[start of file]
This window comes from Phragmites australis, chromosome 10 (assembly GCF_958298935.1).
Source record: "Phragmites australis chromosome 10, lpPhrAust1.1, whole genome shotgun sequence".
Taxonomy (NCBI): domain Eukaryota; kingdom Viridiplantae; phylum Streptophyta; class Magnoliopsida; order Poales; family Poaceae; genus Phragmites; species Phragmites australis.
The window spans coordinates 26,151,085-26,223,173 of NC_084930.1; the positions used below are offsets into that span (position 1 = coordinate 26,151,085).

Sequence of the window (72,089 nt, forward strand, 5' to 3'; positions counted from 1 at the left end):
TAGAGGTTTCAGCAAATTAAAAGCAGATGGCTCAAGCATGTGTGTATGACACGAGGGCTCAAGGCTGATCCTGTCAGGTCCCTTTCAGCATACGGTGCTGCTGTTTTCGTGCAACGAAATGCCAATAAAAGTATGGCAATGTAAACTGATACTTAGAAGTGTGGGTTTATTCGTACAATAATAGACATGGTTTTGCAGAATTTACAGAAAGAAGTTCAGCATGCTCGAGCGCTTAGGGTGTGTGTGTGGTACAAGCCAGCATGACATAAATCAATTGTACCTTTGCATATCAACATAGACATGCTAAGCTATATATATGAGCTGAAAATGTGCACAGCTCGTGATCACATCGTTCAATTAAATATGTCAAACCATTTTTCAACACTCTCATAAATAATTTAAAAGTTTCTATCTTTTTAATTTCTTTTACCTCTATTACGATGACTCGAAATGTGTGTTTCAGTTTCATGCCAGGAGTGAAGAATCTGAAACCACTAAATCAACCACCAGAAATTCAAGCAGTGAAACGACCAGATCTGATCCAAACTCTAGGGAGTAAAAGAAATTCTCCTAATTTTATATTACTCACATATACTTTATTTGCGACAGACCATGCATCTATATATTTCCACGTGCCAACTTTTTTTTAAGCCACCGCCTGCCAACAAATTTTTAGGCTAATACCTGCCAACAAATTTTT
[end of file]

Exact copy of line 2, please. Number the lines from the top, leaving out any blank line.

Source record: "Phragmites australis chromosome 10, lpPhrAust1.1, whole genome shotgun sequence".